So there has never been a Palestinian state. The West Bank was first Ottoman, then British, than Jordanian, and now a mix between Palestinian and Israel, under overall Israeli military control. After 1967 Israel began allowing Jewish settlers to build small towns and then larger cities within the West Bank (the “settlements”), creating the patchwork mess today in which Jews and Palestinians live right next to each other, but on separate land under separate systems of government, all mostly controlled by the Israeli military.

So why is annexation so controversial?

The territory that Israel might propose to annex is seen by many to be part of the future Palestinian state. In annexing the Jordan Valley and the Jewish settlements throughout the West Bank, Israel would be taking over a huge chunk of land meant for the Palestinians, making their future state much smaller, and more territorially-confusing. It could also create a scenario in which Jews and Palestinians living on the annexed territory have separate systems of government, in which Palestinians might be unable to vote in Israeli elections and would not be equal citizens to their Jewish neighbors: what many see as an unjust, even apartheid-like, system. There has been widespread condemnation from around the world against such a possible scenario, which is why Israel has yet to go through with it.

Okay…so why would Israel go through with annexation?

Politics, mostly. Prime Minister Netanyahu has fought three elections in the last year and a half, and is also facing a trial for corruption. He has been beset by political attacks and comes across as weakened. He needs the support of his right-wing base to stay in power. That base predominantly supports annexation and is opposed to a Palestinian state. He has a history of making promises to his right-wing base whenever he faces political difficulty, but he usually doesn’t fully follow through. Now, though, he has the support of the United States government, which was previously against annexation. So between Trump and the demands of his base, Netanyahu has a strong incentive to push for annexation.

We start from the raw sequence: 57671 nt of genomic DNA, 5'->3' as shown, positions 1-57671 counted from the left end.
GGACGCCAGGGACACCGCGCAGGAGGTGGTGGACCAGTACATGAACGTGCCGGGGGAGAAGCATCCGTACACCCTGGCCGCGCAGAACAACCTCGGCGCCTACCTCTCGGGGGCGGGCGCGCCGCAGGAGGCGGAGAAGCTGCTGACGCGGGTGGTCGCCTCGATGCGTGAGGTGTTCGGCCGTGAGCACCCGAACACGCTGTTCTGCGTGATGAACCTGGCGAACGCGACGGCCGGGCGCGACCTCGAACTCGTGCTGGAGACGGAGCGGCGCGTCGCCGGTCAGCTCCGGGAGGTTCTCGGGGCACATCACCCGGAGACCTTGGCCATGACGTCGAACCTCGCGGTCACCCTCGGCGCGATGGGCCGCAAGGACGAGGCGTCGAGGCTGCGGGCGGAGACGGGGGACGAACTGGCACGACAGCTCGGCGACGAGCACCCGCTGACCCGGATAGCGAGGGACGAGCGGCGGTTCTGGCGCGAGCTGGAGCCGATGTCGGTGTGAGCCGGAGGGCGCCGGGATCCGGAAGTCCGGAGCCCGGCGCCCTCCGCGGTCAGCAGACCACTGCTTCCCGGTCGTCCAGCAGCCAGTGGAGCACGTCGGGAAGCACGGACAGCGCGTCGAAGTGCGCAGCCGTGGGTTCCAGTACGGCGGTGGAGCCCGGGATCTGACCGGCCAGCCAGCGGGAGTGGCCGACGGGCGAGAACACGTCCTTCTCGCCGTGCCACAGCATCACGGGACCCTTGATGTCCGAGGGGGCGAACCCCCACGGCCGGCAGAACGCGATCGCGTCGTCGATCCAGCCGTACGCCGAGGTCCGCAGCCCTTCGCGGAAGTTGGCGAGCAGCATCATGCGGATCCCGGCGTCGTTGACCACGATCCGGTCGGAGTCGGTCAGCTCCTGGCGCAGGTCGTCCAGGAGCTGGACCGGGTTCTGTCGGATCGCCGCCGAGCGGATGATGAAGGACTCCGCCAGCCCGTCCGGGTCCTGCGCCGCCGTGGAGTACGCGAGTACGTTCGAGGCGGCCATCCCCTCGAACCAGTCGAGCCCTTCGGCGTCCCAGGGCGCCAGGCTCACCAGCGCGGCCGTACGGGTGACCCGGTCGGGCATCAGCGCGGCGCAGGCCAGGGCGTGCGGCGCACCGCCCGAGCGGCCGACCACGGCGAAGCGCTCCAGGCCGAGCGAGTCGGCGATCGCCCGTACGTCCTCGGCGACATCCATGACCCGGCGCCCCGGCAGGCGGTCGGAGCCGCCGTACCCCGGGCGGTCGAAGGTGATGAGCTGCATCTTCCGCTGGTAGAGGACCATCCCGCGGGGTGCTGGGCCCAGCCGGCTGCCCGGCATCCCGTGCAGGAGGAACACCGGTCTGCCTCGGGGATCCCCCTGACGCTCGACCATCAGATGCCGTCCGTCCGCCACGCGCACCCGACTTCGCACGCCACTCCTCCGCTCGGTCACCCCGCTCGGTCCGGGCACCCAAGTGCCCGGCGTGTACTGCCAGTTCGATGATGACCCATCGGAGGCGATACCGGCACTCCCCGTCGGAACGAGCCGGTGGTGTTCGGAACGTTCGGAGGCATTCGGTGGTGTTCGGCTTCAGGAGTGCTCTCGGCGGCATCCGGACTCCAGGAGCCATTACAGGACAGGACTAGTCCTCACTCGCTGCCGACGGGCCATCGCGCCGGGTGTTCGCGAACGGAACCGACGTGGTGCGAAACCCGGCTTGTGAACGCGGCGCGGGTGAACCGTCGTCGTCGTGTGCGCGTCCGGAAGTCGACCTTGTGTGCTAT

So what’s the big picture then?

Many Israelis are frustrated by years of Palestinian rejection of efforts to negotiate an agreement. Israelis see that time and again they have offered nearly everything that the Palestinians wanted to create a state—including granting them nearly all of the West Bank land—but those peace deals have always been rejected, and then usually followed by violence. So, many Israelis see no end to the conflict and no “partner for peace” on the Palestinian side. That situation, plus support from the United States, gives an opening for the Israeli right-wing to push for annexation.

But here’s the thing: most Israelis are in the political center, and hold two contradictory thoughts simultaneously:

  1. For the sake of Israel’s future, we have to stop occupying the Palestinians and leave as much as of the West Bank as we can, and,
  2. Because of terrorism and violence from the Palestinians, we can’t possibly leave the West Bank.

That is the paradox most of Israel lives with: we have to leave the West Bank. We can’t leave the West Bank. The political center is leery of tipping the balance in one direction or the other. They don’t want to get too far down the road of either leaving the West Bank entirely or staying there forever. Annexation seems a big tilt towards the latter. So will it happen? In the Middle East all things are possible and things change quickly. Time will tell.

If you want an in-depth dive into the history of British rule in Palestine, and the origins of the Israeli-Arab conflict, check out Season 2 of my podcast, Jew Oughta Know. The podcast can be found on Apple PodcastsSpotifyStitcher, or where ever else you get your podcasts.

About the Author
Jason Harris is the creator and host of Jew Oughta Know, a popular podcast on Jewish and Israeli history. He has led hundreds of young adults on trips to Israel, and holds master's degrees in Jewish studies from Brandeis University. Prior to his work in the Jewish community he served as a senior staffer to a U.S. Member of Congress. He lives in the San Francisco Bay Area.